After each new disaster, it’s tempting to imagine that the loss of life and productivity will finally serve as a wake-up call, provoking the political class to launch some kind of “new New Deal.” In fact, the opposite is taking place: disasters have become the preferred moments for advancing a vision of a ruthlessly divided world, one in which the very idea of a public sphere has no place at all. Call it disaster capitalism. Every time a new crisis hits—even when the crisis itself is the direct by-product of free-market ideology — the fear and disorientation that follow are harnessed for radical social and economic re-engineering. Each new shock is midwife to a new course of economic shock therapy. The end result is the same kind of unapologetic partition between the included and the excluded, the protected and the damned, that is on display in Baghdad.
What does “catastrophic success mean?” How can anything be both catastrophic and success? I think it’s derived from catastrophic failure.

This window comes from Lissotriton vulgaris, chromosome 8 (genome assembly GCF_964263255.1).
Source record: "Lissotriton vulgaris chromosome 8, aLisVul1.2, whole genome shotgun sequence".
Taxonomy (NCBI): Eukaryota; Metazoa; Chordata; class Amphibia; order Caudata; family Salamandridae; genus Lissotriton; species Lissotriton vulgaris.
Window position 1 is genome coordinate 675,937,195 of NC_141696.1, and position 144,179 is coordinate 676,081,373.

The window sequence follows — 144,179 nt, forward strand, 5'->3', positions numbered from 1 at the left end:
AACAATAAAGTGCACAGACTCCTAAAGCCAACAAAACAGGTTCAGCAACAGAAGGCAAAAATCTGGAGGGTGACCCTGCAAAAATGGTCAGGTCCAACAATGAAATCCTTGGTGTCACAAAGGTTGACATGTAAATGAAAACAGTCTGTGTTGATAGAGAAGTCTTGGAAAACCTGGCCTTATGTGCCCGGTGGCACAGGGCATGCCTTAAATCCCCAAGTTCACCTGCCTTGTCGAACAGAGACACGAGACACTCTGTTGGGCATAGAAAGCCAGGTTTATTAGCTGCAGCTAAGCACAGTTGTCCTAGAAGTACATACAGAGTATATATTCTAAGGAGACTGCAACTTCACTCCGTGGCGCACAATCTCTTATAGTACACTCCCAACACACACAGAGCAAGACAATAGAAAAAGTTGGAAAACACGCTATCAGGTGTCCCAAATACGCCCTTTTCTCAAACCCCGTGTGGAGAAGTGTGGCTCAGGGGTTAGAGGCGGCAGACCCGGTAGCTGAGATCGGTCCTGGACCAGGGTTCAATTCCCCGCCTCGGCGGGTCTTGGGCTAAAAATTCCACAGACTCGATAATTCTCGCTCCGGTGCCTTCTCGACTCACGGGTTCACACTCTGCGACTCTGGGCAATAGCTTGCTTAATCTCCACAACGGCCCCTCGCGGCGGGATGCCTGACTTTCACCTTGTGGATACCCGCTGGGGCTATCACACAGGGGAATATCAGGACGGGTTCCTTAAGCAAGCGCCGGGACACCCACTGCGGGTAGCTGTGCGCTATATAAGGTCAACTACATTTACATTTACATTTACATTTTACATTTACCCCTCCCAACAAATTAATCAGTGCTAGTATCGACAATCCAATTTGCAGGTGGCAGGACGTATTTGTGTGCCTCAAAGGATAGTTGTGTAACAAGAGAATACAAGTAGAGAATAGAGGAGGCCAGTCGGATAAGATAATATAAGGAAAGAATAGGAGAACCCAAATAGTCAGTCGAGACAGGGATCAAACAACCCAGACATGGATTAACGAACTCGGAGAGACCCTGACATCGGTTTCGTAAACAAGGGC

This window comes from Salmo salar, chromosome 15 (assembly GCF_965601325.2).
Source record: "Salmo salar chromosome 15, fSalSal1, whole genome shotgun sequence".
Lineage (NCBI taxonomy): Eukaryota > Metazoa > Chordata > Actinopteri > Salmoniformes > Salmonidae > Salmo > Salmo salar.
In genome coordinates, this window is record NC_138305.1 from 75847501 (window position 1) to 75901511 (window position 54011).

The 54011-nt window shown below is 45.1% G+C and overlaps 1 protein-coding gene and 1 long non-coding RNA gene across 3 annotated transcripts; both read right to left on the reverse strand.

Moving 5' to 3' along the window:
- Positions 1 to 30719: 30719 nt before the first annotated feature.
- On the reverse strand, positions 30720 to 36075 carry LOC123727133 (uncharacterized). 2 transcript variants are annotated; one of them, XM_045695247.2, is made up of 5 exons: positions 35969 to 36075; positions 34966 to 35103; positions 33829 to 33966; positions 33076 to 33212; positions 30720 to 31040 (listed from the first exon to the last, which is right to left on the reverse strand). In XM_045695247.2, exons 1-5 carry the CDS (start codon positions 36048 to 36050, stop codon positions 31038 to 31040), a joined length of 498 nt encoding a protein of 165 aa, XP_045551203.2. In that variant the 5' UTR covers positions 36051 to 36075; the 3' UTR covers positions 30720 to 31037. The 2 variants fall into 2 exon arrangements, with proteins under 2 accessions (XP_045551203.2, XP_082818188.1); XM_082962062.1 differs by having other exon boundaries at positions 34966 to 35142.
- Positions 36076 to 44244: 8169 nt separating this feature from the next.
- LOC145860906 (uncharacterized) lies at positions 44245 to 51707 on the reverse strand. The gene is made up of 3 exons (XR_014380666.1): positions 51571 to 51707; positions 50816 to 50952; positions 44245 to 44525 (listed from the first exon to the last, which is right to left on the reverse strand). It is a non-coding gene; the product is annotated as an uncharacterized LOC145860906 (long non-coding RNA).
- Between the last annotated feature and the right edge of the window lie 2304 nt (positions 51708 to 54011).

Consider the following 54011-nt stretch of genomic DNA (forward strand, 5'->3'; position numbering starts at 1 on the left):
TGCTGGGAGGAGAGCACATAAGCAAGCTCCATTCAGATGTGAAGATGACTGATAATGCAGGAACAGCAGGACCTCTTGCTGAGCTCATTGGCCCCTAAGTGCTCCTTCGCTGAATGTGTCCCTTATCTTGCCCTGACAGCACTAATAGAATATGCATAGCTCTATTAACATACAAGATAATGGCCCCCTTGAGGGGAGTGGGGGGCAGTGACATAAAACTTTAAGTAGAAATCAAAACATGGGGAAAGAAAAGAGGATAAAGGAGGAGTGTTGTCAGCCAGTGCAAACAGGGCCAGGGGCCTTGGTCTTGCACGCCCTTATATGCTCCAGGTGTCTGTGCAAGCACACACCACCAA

A catastrophic failure is a sudden and total failure of some system from which recovery is impossible. Catastrophic failures often lead to cascading systems failure.
The term is most commonly used for structural failures, but has often been extended to many other disciplines where total and irrecoverable loss occurs. Such failures are investigated using the methods of forensic engineering, which aims to isolate the cause or causes of failure.
Catastrophic success isn’t necessarily concerned with executing a planned destruction of a system. It can refer to the successful exploitation of a crisis or catastrophic event — engineered or otherwise — to achieve a particular end. The destruction may be engineered, but it may just as easily be the result other actions or conditions, and even natural disasters.